Yenny Webb Vargas
Principal Statistical Scientist, Product Development
I grew up in Mexico, where my dad thought it was important to live close enough to work to be able to come home for lunch and a nap. That’s why, when I got a job with Genentech in 2015, I decided to move to South City. I don’t go home for lunch, but after commuting three hours a day in my previous job, it’s great to be able to get to and from work in ten minutes. I like living in South City because it’s a town, but doesn’t have a frenzied pace. There are also strong Latin ties here, with lots of Mexican restaurants and food stores—even places where people make their own tortillas! I love Asian cuisine too, and South City has it all. I was a mentor with Gene Academy, part of our Futurelab program, for three years but am currently taking a break because I just had a baby. I love being a role model, showing the kids that here’s a Mexican woman who gets paid to do math, which is fun. I know how important that is, because I myself went into biotech after taking a high school course that showed us all the cool things you can do with genes. It’s great to expose the kids to Genentech, because they see that scientists don’t look a particular way—there’s diversity in every corner.
Lactancio De Souza
Principal Business Operations Manager, Genentech Research & Early Development
I’ve lived in South City since 2010, before I joined Genentech two years ago, because I wanted to be close to San Francisco. I like the mix of cultures. I grew up in India, where it’s very hot, so I even like the fog here. I get on my bike, feel the wind in my hair, and I’m at work in 20 minutes, refreshed. I enjoy the give-back culture at Genentech—we’ve taken being good neighbors to heart. I mentor at Gene Academy, helping kids with their homework and science experiments. I also coach a lot of the kids that I mentor in baseball and soccer outside of Genentech. I get to know them and their families very well. A lot of the kids’ parents don’t speak English, so they need some extra support. I’ve seen a great deal of progress—they start out shy, afraid to talk, and then with a little encouragement they’re excited and making an effort—whether it’s in soccer or math. Aside from Gene Academy, I’ve mentored middle school kids in the Helix Cup, volunteered to help paint the high school, and am part of the team that facilitates Job Shadow Day at Genentech for local students. When I make a donation to a local charity, Genentech matches it. Once a year, through Genentech Goes to Town, each employee gets $25 to spend at local businesses, and everyone piles on a trolley to go downtown for lunch. Local merchants really appreciate that. You hear a lot of companies talk about giving back, but Genentech really lives it. Since I live in the community, I see the effects every day.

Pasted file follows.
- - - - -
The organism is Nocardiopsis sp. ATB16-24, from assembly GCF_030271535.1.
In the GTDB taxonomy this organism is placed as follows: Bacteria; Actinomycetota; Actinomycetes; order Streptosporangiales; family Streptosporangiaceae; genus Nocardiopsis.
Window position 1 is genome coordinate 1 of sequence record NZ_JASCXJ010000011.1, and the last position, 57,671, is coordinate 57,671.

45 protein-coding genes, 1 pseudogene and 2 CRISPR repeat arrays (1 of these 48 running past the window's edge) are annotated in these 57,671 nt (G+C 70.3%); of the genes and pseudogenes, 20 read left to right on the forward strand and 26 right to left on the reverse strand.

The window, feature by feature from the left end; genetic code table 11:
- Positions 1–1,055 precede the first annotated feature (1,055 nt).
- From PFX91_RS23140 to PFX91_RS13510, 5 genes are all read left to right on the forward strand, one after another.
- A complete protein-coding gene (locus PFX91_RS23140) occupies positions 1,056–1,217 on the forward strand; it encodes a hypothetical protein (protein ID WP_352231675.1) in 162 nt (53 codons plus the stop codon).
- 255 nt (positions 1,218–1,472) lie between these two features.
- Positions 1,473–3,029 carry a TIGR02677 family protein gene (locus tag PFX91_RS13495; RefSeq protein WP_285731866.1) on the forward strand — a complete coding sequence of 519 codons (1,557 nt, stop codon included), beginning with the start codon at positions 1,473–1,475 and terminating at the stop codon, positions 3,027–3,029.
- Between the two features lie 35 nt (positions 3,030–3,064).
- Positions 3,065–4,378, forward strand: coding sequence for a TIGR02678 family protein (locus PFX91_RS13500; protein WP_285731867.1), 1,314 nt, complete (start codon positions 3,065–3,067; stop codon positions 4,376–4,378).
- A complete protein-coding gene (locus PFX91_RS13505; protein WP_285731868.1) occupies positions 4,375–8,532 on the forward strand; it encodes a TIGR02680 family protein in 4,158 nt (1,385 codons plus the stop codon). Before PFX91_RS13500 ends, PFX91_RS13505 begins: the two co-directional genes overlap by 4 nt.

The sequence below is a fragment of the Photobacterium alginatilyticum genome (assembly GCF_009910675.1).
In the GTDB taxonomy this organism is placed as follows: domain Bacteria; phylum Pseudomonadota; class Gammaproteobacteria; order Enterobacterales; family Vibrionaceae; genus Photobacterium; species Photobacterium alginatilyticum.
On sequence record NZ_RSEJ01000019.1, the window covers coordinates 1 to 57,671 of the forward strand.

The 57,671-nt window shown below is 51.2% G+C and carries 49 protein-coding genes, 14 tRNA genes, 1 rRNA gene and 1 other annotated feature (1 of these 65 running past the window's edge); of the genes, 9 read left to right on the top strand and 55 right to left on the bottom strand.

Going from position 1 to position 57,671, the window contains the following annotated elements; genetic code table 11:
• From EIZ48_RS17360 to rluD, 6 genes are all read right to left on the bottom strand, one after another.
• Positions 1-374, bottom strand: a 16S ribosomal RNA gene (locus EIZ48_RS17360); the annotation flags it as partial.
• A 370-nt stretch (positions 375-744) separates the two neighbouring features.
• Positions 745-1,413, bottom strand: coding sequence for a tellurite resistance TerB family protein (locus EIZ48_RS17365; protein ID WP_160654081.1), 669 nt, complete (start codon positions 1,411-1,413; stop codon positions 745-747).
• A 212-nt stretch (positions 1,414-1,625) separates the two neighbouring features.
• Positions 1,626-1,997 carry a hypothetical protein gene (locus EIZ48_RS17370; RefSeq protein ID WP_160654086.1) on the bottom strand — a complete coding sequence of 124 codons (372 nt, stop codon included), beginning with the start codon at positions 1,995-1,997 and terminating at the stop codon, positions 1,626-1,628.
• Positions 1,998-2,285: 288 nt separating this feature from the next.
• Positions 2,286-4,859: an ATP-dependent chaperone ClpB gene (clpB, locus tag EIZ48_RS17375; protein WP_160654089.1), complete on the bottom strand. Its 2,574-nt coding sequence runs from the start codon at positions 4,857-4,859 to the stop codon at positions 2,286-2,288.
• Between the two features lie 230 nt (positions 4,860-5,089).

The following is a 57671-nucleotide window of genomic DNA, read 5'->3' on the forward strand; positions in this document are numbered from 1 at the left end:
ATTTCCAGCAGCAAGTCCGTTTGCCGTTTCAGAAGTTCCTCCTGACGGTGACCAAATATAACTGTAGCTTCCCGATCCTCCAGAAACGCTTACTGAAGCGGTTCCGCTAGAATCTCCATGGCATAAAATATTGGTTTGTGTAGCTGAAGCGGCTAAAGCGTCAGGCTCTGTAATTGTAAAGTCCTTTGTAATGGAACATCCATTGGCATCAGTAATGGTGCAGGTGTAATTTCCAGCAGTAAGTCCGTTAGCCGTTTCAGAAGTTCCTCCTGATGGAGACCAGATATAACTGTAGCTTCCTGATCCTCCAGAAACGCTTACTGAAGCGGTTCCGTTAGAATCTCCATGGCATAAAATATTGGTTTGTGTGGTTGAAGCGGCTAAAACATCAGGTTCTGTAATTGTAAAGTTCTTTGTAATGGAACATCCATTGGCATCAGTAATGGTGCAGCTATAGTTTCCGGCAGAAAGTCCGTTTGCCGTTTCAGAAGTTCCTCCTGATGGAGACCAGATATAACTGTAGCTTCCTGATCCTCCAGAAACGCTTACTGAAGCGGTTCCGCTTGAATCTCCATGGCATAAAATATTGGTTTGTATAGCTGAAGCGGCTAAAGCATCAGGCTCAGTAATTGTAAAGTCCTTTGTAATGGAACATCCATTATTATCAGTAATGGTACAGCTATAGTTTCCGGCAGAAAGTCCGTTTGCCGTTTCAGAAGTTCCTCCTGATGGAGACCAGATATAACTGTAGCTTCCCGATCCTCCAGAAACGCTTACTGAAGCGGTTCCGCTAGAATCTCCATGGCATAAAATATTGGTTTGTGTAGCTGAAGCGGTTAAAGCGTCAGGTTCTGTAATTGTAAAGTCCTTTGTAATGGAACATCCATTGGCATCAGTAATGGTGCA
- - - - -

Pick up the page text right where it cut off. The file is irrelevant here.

To get to know more of our employees and the ways they're making an impact through their work at Genentech, visit Our People hub.